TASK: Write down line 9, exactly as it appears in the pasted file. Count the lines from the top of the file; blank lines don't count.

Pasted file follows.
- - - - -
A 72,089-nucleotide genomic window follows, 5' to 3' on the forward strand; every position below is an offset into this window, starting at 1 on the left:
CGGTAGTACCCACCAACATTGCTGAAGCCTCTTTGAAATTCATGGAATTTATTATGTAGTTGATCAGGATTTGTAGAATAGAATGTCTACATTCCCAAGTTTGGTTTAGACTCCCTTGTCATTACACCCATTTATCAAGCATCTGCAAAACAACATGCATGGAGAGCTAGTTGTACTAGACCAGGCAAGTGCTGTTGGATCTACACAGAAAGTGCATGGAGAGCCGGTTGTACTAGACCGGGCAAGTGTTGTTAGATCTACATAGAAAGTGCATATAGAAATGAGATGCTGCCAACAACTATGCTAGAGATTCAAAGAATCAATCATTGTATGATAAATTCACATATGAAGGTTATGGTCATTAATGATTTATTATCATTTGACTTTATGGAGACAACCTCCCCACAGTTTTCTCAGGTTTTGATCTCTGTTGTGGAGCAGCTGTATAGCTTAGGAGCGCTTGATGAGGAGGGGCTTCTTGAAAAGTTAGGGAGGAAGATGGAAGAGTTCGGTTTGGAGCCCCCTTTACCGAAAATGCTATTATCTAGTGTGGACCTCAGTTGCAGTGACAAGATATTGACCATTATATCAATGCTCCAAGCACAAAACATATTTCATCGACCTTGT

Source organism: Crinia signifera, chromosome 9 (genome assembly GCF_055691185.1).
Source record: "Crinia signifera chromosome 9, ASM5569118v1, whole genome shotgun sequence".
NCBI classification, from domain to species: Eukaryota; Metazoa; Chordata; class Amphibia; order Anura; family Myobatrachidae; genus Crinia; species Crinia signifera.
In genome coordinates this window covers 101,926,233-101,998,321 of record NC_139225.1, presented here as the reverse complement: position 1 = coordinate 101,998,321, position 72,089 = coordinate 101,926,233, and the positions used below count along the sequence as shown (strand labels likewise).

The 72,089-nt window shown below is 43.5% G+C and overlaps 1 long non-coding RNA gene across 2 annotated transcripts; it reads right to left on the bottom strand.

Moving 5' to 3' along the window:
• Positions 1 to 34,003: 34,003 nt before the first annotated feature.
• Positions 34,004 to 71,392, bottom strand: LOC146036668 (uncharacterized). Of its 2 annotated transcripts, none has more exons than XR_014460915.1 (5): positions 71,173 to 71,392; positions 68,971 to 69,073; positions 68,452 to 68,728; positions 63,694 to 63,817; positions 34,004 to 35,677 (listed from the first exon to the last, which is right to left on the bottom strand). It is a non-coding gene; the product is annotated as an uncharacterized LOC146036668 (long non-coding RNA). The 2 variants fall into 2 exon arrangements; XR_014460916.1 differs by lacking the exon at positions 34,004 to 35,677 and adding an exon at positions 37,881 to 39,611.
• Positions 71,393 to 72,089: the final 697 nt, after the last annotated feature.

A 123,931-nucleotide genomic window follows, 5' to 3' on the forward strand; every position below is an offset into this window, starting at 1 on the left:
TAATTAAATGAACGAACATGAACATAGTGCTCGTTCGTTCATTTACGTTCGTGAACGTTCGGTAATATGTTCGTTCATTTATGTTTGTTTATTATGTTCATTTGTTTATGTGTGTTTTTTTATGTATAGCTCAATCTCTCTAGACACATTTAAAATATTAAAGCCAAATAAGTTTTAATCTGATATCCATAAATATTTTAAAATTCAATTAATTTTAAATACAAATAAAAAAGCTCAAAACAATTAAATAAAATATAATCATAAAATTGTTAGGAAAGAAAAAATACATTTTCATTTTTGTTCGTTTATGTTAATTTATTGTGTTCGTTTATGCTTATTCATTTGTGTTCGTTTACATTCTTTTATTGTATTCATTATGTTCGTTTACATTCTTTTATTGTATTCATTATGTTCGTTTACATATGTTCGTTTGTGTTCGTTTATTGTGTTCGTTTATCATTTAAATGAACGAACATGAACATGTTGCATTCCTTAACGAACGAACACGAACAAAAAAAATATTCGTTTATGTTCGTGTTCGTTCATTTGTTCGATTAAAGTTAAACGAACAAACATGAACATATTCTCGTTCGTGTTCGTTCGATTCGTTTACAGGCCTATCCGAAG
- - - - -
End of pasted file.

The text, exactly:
• Positions 1 to 34,003: 34,003 nt before the first annotated feature.